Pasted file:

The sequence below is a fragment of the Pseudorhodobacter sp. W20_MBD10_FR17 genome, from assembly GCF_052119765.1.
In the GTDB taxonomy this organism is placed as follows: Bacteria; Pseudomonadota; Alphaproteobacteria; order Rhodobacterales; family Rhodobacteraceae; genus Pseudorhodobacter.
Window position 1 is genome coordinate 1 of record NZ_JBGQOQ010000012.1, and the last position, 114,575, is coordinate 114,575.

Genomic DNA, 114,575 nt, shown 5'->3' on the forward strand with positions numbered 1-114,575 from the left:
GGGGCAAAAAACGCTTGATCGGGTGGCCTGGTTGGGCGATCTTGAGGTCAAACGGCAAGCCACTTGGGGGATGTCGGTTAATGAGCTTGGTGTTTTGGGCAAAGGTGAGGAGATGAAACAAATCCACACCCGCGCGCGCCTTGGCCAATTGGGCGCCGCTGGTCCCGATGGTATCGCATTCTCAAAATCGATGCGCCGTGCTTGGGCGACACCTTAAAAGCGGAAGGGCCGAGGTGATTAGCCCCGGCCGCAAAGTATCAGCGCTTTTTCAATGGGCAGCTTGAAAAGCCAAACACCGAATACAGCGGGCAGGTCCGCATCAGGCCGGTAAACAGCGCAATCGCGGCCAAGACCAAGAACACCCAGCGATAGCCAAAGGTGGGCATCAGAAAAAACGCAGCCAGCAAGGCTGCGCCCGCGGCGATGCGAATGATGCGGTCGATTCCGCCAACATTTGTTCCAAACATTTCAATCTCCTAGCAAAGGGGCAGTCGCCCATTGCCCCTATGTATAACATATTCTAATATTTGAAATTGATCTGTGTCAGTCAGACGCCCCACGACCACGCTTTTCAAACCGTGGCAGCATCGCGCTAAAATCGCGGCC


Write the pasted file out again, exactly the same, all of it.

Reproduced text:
The sequence below is a fragment of the Pseudorhodobacter sp. W20_MBD10_FR17 genome, from assembly GCF_052119765.1.
In the GTDB taxonomy this organism is placed as follows: Bacteria; Pseudomonadota; Alphaproteobacteria; order Rhodobacterales; family Rhodobacteraceae; genus Pseudorhodobacter.
Window position 1 is genome coordinate 1 of record NZ_JBGQOQ010000012.1, and the last position, 114,575, is coordinate 114,575.

Genomic DNA, 114,575 nt, shown 5'->3' on the forward strand with positions numbered 1-114,575 from the left:
GGGGCAAAAAACGCTTGATCGGGTGGCCTGGTTGGGCGATCTTGAGGTCAAACGGCAAGCCACTTGGGGGATGTCGGTTAATGAGCTTGGTGTTTTGGGCAAAGGTGAGGAGATGAAACAAATCCACACCCGCGCGCGCCTTGGCCAATTGGGCGCCGCTGGTCCCGATGGTATCGCATTCTCAAAATCGATGCGCCGTGCTTGGGCGACACCTTAAAAGCGGAAGGGCCGAGGTGATTAGCCCCGGCCGCAAAGTATCAGCGCTTTTTCAATGGGCAGCTTGAAAAGCCAAACACCGAATACAGCGGGCAGGTCCGCATCAGGCCGGTAAACAGCGCAATCGCGGCCAAGACCAAGAACACCCAGCGATAGCCAAAGGTGGGCATCAGAAAAAACGCAGCCAGCAAGGCTGCGCCCGCGGCGATGCGAATGATGCGGTCGATTCCGCCAACATTTGTTCCAAACATTTCAATCTCCTAGCAAAGGGGCAGTCGCCCATTGCCCCTATGTATAACATATTCTAATATTTGAAATTGATCTGTGTCAGTCAGACGCCCCACGACCACGCTTTTCAAACCGTGGCAGCATCGCGCTAAAATCGCGGCC